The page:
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How Self-driving Cars Will Change Your Life

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On: Wed, Jan 28, 2015 at 1:04PM | By: Bill Wilson


How Self-driving Cars Will Change Your Life

Imagine this: you’re on your way to work on a hectic Monday morning. As you stop at a red light you glance at the vehicle next to yours. In it, you see the guy behind the wheel sipping a beer while chattering away on a cell phone. You casually dismiss it and turn your eyes to your rearview mirror, where you see a woman in the car behind you reading a book on her tablet, oblivious to everything that’s going on around her. As the light turns green you notice that the driver to your left is sound asleep, his head tilted backwards as he snores away blissfully.

A few years ago, the sight of people reading, sleeping, or drinking alcohol behind the wheel of an auto would have had you calling 911. Nowadays, however, you scarcely pay these scenes any attention. You've got troubles of your own to worry about, anyway. The auto insurer you work for just declared bankruptcy; there's just no money to be made selling vehicle coverage anymore. Chances are good that you'll soon be looking for another job.

Welcome to everyday life in the year 2025. If expert predictions about the direction of automotive technology hold true, then features like crash avoidance systems, automated law enforcement, and, especially, self-driving cars will change the world in ways most people today could never imagine. Whether or not those changes will be to your benefit may depend on who you are.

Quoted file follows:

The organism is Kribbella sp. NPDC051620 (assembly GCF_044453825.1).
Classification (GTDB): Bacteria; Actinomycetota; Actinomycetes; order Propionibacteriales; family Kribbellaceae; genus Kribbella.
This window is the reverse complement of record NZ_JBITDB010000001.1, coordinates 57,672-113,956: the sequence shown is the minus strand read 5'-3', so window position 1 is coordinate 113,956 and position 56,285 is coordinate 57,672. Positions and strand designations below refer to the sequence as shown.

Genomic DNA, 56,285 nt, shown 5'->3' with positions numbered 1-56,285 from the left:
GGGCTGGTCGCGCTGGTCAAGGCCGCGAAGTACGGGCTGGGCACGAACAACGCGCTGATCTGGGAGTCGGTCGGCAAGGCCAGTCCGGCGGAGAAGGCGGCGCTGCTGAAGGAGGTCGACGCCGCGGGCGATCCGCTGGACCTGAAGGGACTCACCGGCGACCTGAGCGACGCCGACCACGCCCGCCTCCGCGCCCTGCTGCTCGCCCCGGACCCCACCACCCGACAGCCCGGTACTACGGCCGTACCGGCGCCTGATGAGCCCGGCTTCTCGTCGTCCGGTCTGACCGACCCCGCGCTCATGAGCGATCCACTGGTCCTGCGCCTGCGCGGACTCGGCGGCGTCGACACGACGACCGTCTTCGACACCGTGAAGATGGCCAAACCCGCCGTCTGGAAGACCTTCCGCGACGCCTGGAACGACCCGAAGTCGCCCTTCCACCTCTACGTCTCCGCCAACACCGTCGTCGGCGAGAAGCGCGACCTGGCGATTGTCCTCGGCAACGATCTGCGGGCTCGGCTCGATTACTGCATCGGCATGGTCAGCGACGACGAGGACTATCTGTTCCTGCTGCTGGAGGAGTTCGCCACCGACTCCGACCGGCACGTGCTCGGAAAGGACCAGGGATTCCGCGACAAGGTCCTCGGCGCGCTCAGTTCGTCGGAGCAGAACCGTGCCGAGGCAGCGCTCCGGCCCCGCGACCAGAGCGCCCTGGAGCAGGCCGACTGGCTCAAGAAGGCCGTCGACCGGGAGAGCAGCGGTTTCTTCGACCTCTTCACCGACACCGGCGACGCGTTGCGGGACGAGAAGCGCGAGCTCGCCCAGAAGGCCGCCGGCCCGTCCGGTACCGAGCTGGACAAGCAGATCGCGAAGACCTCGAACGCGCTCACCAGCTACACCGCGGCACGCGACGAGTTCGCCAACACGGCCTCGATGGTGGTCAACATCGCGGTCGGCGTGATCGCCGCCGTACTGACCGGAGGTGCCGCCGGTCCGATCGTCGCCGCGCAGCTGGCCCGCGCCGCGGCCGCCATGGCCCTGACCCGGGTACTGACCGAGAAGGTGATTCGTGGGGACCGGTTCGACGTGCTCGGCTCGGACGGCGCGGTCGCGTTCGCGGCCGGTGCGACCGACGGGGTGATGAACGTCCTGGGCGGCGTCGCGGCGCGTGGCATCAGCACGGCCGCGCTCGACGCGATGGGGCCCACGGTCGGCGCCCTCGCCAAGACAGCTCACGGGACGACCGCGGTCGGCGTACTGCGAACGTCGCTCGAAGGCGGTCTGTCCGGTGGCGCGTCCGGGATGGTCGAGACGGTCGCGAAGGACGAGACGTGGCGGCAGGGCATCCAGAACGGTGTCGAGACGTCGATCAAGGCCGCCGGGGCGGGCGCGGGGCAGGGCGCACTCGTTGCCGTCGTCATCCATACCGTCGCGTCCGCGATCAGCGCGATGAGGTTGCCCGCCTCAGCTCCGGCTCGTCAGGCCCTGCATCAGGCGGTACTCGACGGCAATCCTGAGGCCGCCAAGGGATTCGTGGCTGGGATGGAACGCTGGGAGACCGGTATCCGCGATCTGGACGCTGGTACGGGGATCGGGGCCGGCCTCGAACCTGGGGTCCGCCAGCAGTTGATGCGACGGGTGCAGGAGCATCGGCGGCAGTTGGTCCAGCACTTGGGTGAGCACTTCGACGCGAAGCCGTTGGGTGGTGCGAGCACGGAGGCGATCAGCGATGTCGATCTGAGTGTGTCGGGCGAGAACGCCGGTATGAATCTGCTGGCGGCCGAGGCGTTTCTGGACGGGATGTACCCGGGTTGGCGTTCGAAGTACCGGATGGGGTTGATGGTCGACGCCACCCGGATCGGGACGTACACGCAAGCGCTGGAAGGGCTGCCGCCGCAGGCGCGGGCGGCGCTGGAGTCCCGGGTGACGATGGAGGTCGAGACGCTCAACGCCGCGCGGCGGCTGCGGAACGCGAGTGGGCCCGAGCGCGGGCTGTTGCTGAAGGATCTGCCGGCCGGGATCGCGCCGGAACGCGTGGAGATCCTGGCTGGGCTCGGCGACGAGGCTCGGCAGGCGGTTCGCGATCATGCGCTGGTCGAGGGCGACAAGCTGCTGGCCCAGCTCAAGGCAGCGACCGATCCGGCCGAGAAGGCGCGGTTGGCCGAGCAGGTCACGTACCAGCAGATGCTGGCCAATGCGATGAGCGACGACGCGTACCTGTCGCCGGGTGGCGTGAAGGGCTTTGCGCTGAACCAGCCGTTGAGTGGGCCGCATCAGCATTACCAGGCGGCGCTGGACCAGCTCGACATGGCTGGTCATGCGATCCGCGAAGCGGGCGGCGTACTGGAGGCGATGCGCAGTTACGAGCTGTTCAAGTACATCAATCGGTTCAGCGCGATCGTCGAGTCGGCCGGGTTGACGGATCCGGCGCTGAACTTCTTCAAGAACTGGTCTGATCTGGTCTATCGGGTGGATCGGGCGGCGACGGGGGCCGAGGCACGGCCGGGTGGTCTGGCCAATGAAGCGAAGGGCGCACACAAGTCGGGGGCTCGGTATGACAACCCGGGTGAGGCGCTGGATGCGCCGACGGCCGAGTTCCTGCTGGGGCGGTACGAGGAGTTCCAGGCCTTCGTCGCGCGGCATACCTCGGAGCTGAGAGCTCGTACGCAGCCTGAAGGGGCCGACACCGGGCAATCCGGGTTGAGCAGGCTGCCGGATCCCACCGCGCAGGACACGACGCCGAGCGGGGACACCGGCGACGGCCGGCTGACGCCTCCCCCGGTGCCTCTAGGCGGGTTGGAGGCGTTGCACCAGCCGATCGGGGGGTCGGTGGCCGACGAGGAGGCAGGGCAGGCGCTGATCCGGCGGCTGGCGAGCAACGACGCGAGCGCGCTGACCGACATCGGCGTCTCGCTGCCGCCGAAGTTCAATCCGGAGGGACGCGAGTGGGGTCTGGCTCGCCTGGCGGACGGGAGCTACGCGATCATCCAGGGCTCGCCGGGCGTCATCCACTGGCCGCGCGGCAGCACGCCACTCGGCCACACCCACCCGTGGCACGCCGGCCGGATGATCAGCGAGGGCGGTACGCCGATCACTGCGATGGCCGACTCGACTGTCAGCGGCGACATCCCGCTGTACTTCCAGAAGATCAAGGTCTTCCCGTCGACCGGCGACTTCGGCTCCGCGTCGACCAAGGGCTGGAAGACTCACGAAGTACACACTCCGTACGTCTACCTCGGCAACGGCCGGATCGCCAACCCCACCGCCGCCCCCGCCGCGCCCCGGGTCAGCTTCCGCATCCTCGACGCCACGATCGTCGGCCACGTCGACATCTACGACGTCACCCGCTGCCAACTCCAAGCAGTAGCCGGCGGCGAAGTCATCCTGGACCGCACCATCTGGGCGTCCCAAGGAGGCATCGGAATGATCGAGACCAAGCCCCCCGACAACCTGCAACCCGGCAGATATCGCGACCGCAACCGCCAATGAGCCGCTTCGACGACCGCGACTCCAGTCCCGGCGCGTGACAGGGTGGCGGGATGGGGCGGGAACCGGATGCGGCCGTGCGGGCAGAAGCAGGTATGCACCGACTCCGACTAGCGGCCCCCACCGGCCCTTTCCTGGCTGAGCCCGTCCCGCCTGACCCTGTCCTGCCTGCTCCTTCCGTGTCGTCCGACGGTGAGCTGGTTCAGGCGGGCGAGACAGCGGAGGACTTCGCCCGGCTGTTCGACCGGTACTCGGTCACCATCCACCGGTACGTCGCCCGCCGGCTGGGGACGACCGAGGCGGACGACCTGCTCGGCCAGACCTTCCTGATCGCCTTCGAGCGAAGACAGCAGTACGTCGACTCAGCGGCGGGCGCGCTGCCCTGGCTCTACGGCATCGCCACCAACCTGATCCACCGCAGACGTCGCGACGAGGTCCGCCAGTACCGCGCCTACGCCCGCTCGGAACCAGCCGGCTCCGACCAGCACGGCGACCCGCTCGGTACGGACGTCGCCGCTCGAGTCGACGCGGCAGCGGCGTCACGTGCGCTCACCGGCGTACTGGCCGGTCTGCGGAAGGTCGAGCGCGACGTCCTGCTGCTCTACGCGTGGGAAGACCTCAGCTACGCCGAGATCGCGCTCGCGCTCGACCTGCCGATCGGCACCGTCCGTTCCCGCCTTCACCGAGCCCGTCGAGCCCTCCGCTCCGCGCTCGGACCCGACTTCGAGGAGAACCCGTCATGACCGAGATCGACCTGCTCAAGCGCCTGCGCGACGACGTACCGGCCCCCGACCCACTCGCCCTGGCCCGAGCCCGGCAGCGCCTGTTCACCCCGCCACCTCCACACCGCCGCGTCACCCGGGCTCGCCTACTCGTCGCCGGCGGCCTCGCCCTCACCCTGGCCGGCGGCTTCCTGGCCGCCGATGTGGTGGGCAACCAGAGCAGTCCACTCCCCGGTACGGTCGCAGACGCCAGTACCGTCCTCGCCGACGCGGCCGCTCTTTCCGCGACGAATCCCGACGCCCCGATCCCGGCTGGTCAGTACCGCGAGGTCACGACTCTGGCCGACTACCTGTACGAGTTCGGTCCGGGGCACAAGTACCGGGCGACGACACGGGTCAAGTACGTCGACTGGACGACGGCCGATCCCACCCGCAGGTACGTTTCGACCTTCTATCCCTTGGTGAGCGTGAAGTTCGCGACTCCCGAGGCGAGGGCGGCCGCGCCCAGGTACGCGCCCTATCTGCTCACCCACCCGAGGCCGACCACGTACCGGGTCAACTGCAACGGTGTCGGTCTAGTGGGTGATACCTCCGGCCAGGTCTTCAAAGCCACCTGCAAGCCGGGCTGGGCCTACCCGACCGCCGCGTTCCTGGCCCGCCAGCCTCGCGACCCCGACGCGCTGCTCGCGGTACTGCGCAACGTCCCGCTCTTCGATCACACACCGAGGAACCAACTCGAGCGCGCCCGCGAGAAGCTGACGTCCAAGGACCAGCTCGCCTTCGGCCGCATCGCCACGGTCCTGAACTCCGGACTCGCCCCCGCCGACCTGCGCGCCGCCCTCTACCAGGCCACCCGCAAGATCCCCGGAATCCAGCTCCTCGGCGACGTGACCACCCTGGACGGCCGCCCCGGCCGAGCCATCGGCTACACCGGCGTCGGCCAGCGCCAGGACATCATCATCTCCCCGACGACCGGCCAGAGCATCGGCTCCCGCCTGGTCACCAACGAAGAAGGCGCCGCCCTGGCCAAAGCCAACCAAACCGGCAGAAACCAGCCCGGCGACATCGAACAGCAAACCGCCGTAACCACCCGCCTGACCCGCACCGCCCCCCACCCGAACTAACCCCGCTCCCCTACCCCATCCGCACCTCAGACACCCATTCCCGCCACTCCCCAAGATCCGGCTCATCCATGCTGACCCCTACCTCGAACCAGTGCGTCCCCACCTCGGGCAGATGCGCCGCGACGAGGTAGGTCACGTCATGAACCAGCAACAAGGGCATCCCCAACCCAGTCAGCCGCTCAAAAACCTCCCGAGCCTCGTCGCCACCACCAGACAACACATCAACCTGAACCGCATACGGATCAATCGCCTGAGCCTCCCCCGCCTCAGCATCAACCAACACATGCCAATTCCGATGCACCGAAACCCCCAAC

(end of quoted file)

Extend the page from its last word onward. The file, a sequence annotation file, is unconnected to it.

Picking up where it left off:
The dream of a self-driving car has been around since at least the 1920s, when a 1926 Chandler guided by remote control made its way down New York City streets as part of a publicity stunt. By the 1950s, self-dimming headlights and radar warning systems found their way into concept vehicles built by GM. But the first truly auto-piloted automobiles did not appear until the 1980s.

By today's standards the technology that guided these machines was primitive. Fast-forward to 2015, however, and a host of companies, including Ford, BMW, and Google have either built autonomous vehicles or are on the verge of doing so. Industry analysts predict that commercial models are five to ten years away. Soon you will be able to get into your car, tell it, “take me to the office”, and relax as it follows your command.

For scientists and engineers, building a vehicle that can handle all the complex tasks involved in day-to-day driving is a near-miracle, one that showcases just how far technology has advanced in recent years. Since the 1960s, processing power has been guided by "Moore's Law", which, generally stated, says that computers will double in power every 24 months.

This prediction, made by Intel co-founder George Moore in 1965, has proven uncannily true. It explains why today's smart phones and tablets are many times more powerful than computers built in the 1950s that could barely do basic math. It led to the development of the first desktop computers in the 1970s. And it serves as a reliable measure of what we can expect tomorrow's devices to be capable of... like driving a car, for instance.

This is all well and good for those who make their living creating new gadgets. But, for the rest of us, the prospect of no longer operating our daily transportation is a mixed blessing. The potential benefits are many, and include the following: